Financial advisers will have to focus on the quality of their advice and will probably have to charge more or reduce their overheads, or both, if they want to remain profitable under the incoming Retail Distribution Review (RDR) regulations.
This is the view of Henry van Deventer, wealth strategist at Old Mutual Wealth, who says that if the implementation of RDR in the United Kingdom is any indication, the biggest impact in South Africa is likely to be felt when the manner in which financial advisers are remunerated comes into effect.
“The intention of the Financial Sector Conduct Authority is to shift to an environment where advisers are not remunerated by product providers, but by clients agreeing to pay a fee. In short, this means commissions and rebates on investments will be abolished, and there will be a significant reduction in up-front commissions on life insurance products.”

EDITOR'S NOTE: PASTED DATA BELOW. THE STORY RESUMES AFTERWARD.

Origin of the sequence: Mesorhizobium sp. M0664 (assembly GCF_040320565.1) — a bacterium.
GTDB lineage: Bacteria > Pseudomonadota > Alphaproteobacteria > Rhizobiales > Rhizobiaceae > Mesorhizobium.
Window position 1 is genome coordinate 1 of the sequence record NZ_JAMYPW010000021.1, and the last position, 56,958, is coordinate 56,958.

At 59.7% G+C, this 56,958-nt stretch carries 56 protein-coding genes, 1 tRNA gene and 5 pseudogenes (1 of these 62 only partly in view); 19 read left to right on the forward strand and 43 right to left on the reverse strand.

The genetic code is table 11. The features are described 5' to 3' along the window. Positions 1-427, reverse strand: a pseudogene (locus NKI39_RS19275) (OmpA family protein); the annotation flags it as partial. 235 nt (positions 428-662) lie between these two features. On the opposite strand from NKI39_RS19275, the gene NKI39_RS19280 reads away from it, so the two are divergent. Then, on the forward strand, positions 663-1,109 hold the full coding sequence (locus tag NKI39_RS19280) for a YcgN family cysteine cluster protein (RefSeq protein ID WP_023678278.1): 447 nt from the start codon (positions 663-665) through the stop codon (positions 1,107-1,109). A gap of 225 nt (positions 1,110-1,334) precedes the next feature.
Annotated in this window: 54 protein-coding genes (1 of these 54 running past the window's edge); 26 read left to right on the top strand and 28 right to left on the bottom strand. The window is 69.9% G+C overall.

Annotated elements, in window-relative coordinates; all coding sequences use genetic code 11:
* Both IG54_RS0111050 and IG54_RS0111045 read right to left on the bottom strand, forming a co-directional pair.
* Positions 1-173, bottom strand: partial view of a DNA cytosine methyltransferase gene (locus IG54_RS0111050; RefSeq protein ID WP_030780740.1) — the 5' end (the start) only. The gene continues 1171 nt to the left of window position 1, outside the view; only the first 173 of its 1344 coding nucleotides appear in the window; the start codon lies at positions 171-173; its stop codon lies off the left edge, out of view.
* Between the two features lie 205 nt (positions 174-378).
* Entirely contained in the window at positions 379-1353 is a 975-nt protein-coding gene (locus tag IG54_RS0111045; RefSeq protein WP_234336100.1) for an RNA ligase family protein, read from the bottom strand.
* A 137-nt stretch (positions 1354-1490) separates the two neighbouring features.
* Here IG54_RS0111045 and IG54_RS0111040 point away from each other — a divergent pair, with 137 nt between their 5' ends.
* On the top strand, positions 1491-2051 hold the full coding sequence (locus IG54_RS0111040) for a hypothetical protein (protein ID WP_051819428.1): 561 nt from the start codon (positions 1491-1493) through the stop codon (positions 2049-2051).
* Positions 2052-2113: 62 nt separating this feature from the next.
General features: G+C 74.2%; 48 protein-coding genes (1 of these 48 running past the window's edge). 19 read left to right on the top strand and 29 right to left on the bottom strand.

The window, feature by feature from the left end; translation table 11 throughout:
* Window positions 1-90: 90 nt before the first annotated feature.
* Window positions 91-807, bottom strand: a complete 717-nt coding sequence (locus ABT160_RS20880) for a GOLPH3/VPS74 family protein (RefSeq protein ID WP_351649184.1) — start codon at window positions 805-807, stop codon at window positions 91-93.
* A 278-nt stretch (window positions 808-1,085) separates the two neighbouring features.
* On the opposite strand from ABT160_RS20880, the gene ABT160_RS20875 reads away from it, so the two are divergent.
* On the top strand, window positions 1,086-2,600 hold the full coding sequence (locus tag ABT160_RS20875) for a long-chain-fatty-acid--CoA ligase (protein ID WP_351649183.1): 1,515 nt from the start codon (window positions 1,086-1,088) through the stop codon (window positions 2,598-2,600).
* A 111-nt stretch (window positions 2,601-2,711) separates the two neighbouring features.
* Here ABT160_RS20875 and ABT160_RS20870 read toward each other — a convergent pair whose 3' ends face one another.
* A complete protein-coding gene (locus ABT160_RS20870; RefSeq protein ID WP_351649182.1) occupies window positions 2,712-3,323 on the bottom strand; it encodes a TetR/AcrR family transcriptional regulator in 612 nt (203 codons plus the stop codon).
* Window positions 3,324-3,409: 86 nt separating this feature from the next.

Van Deventer refers to a survey conducted by the Financial Planning Institute among its approved financial planning practices “to gain insight into what our differences are (pre-RDR) relative to similar firms in the United Kingdom, where RDR was implemented five years ago. It gives South African advisers a unique look at how our businesses will need to evolve in order to prosper in a post-RDR world.” he says.
“In South Africa, 77% of financial planning businesses are running at profit margins of less than 20%, whereas 48% of UK businesses are running at profit margins of more than 20%. Of these, half run at a profit margin of more than 30%.